Peel the coarse outer layers and green tops off the leeks and discard. Make a lengthwise slit in the top of the remainder and splay the layers open under running water to rinse out any grit that have been caught there. Now chop the leeks finely. Melt 2 tablespoons of butter over moderate heat, add the leeks to the pan, cover, lower the heat and let the leeks sweat for 3-4 minutes or until tender. If they seem to catch or scorch, add a little water.

In a bowl combine the bread crumbs, cheese, parsley, thyme and the eggs. Add 3-4 gratings of nutmeg (or a pinch if using powdered nutmeg), and salt and pepper to taste.

Form the mixture into 8-10 sausage shapes, and roll each one in extra breadcrumbs. Heat the remaining tablespoon of butter with the vegetable oil over medium-high heat. Fry the sausages in this, adding more oil if needed, and moderating the heat so that the sausages heat thoroughly and turn golden without burning. They need about 5 minutes of cooking time.

Chocolate St. Emilion

This easy dessert looks and tastes fabulously chocolatey. Best made several hours beforehand so it has time to set up. The following quantities are sufficient for a fitting end to a Valentine’s dinner for two. For more people, simply do the necessary multiplication.

2 ounces semi-sweet chocolate

2 tablespoons butter, softened

4 tablespoons icing sugar

3 tablespoons warm milk

1 egg yolk

About 12-18 small amaretti or other macaroons or vanilla wafers

1-2 tablespoons dark rum or strong black coffee

Chocolate sprinkles

Melt the chocolate either in a microwave or in a small bowl poised over a pan of simmering water. (Don’t let the bottom of the bowl touch the water). Set aside but keep it melted.

In another bowl, thoroughly mix the softened butter with the confectioner’s sugar until you have a smooth blend. In a food processor or using a handheld mixer and a mixing bowl, whisk the egg yolk and the warmed milk (or process them). Now whisk or process in the butter-sugar mixture and melted chocolate until smooth. Chill in fridge for half an hour.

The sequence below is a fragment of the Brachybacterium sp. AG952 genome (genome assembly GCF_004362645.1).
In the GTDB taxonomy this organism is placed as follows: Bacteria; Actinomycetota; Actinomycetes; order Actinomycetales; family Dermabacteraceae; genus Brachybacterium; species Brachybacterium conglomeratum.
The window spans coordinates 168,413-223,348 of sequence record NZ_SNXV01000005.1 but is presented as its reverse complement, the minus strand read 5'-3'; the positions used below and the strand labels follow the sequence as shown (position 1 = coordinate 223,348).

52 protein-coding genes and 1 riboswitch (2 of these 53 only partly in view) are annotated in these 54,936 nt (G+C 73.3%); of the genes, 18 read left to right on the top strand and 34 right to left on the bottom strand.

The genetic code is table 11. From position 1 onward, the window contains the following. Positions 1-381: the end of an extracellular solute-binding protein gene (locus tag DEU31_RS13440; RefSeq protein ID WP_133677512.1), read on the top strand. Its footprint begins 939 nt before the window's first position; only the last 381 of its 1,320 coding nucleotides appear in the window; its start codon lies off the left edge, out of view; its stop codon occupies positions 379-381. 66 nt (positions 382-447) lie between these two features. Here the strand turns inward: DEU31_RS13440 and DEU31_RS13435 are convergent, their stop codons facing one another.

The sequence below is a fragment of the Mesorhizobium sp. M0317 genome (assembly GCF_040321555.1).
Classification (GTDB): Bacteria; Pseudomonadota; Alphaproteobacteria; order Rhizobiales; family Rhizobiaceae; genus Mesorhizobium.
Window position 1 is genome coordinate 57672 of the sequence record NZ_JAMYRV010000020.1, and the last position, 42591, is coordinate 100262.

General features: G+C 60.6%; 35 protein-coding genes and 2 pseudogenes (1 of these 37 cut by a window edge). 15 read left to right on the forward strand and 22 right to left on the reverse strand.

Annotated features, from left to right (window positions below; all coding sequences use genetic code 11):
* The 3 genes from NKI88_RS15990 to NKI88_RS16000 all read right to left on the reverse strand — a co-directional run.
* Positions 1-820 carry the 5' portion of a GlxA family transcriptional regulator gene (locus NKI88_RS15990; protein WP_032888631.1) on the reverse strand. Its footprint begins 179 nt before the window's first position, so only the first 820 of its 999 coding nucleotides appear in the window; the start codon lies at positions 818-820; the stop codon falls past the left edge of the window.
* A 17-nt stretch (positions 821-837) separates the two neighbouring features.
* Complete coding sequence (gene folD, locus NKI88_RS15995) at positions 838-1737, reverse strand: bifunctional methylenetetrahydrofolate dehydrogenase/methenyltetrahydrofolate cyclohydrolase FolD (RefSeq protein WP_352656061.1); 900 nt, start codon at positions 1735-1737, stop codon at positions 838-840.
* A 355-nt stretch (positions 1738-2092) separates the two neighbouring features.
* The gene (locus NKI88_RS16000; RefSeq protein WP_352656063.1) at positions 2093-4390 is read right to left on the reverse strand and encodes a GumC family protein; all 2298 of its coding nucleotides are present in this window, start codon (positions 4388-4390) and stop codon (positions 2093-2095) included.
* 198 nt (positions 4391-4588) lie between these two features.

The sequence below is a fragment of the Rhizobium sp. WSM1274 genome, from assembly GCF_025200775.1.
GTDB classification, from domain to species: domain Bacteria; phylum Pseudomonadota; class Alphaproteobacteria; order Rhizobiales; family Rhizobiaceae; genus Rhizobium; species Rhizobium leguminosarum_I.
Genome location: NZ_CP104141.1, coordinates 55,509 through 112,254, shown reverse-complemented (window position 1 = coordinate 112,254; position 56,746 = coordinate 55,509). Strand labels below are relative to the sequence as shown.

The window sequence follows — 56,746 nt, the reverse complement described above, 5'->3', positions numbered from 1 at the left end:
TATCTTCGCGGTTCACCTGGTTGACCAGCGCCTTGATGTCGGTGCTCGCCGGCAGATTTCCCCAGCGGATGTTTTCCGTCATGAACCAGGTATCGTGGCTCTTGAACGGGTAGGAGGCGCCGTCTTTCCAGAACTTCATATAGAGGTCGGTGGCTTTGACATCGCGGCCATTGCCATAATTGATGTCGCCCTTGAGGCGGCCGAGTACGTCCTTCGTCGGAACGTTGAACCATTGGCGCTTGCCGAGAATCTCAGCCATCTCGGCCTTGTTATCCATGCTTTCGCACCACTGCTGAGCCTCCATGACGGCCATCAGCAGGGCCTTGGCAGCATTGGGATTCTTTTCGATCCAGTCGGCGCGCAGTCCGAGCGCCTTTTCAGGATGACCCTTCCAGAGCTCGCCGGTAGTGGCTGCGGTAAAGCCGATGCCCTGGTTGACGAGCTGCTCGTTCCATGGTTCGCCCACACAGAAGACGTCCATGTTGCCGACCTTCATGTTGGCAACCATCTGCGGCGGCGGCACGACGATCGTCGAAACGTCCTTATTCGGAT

Sprinkle the amaretti or other macaroons with rum or coffee then 2-3 put in each of two sherbet cups or other small dishes. No need to entirely cover the base. Add some of the chocolate mixture, then a couple more amaretti. Trickle some of the chocolate mixture over them but leave partly visible. Chill again. Just before serving, decorate with grated chocolate or sprinkles.

Almond cubeswith mandarin oranges

Chinese cuisine does not have a big array of desserts or sweet dishes. This simple but delicious combination of almond-flavored gelatin with fruit is one of the best known. You can use a mixture of diced fruits if you like. Sometimes canned fruit in syrup is used too.

1 package unflavored gelatin

1½ cup whole or evaporated milk

2/3 cup sugar

1-2 teaspoons (according to taste) pure almond extract

4-6 mandarin oranges (or other fruit if you prefer)

In a small bowl, mix the gelatin powder with half a cup of warm water. It will be stiff but in 3-4 minutes it will soften into a thick opaque paste. Put the bowl in a pan with water to come half way up the side. Simmer for 2-3 minutes or until the gelatin mixture thins and looks clear. Mix one-third of a cup of the sugar with the milk in a small saucepan and stir over moderate heat until the sugar has dissolved. Remove from the heat and stir in the gelatin mixture and the almond extract. Pour into an 8-inch square cake pan or any straight-sided pan or dish of comparable capacity. Put in the fridge to set. This can be done a day ahead if you like.

Mix the remaining one-third cup of sugar with a cup of water in a small saucepan and simmer for about 10 minutes so it forms a slightly thickened syrup. Chill. Peel the mandarins and using a small knife gently scrape of the white network of pith from the fruit. Put the segments in it a serving bowl and pour the cooled syrup on them. Cut the almond curd into diamond or cube shapes and add to the bowl. Alternately, divide the mandarin segments and the almond shapes among individual bowls and add syrup to each.